Hyman I. Jacobson

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Founder Hyman I. Jacobson was an early driving force in Sigma Alpha Mu. David Levinson said of that first meeting, "We simply talked it over and proposed to…call it a club. But Hyman Jacobson—clever man, brilliant student—said ‘no, we're going to call it a fraternity.' " Jacobson's leadership that day bespoke his zeal to make the new effort succeed, almost as if he knew he had little time. His interests at CCNY were many. He excelled in mathematics, in which he won honors, but was involved in seven major activities including class poet and vice president. According to good tradition he got himself temporarily suspended "for hanging the class numerals on the steeple and locking the door of the bell tower preventing the janitor from removing them." Shortly after graduation, he took an accounting course at Pace College, became a CPA, wrote for an accounting journal, and was a part-time instructor at Pace until his death. He was a scholar all his days. But his first love was Sigma Alpha Mu. His widow (who was a sister of a frater) once wrote, "next to his family and home, the fraternity comprised his entire existence."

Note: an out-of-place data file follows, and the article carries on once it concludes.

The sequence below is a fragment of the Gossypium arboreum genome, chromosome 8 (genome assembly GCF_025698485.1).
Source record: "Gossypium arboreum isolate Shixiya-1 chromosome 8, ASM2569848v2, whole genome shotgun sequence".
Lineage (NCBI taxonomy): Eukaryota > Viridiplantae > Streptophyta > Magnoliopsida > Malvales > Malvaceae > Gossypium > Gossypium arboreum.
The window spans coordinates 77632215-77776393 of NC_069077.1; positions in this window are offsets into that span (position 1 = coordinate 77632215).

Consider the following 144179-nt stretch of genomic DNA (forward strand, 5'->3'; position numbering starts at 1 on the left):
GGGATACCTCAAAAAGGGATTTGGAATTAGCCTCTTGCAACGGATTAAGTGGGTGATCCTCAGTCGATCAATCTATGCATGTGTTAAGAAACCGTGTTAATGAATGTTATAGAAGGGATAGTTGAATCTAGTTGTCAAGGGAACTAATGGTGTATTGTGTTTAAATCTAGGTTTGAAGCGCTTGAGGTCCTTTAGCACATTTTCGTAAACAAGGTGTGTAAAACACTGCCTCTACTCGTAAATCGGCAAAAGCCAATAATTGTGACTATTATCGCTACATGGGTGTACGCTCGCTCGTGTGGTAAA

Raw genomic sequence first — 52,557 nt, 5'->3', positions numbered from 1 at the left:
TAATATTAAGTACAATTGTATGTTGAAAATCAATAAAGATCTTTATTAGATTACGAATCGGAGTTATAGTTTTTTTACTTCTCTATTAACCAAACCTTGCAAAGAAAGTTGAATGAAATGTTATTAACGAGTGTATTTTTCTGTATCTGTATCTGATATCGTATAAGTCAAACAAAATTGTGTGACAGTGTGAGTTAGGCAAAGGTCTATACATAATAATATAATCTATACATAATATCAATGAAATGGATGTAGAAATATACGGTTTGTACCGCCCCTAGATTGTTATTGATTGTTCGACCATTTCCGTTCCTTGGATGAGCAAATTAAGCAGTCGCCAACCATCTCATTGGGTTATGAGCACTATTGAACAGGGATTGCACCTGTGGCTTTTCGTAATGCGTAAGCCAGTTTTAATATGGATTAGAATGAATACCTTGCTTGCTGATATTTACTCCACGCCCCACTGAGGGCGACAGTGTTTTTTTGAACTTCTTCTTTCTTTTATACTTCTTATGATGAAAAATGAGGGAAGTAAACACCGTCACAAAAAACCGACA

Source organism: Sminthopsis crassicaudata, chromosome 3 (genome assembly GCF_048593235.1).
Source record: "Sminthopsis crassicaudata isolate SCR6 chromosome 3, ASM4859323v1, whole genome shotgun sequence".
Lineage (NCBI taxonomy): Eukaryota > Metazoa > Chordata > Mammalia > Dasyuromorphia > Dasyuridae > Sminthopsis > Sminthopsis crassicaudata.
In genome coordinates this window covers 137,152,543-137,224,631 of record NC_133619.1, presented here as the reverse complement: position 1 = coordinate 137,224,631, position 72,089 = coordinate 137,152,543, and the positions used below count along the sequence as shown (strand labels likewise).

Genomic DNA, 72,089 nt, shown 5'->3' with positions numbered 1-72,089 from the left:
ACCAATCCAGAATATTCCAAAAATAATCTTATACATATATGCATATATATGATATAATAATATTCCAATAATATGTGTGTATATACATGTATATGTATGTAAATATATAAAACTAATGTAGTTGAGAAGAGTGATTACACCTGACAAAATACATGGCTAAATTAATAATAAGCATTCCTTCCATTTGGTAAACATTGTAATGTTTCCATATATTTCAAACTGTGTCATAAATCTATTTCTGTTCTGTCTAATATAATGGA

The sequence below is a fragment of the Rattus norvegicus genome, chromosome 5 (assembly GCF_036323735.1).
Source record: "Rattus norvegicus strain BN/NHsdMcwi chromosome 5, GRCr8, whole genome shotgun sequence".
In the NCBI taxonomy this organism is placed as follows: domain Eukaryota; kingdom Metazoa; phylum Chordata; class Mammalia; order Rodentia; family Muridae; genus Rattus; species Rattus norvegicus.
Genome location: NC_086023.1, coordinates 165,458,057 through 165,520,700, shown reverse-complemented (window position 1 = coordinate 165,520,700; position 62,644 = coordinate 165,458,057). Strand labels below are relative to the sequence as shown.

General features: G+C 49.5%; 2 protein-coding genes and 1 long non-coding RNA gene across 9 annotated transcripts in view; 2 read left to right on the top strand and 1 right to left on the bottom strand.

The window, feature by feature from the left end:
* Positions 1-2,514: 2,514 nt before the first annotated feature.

Hij, as he was called, became the first Supreme Recorder in 1912. As with all things, he took it seriously. He published the first Sigma Alpha Mu directory. He founded and edited The Octagonian and used it assiduously to prod the growing body of fraters to help the Fraternity to grow and to prosper and thrive, to pay dues, attend fraternity functions and installations, to suggest Sigma Alpha Mu to college-bound younger brothers, sons, nephews and friends, to propose and develop new chapters and get them populated with the best men and to send news for The Octagonian. He wrote to fraters constantly (postcards were then a penny). His son Fra Dr. Jerry Jacobson, NYU ‘47, who was only seven when his father died, said one of his vivid memories was accompanying his dad to his office to do Fraternity work. Hyman was the first Sigma Alpha Mu executive (without pay) and his accounting office was the first Fraternity headquarters. Of those early days, he wrote, "I have coaxed, I have cajoled, I have bullied, I have begged, I have threatened, I have dunned—and I have paid the bills." He was Supreme Exchequer for six years, and the seventh Supreme Prior. His fire burned brightly, but then he passed away before his 40th birthday. In the entire fraternity world, few if any have had more influence on their fraternity's earliest development than Hyman I. Jacobson. And the first to show appreciation were his fellow Founders. The Fraternity's first undergraduate award—given annually to the top senior scholar—was established in Fra Jacobson's memory.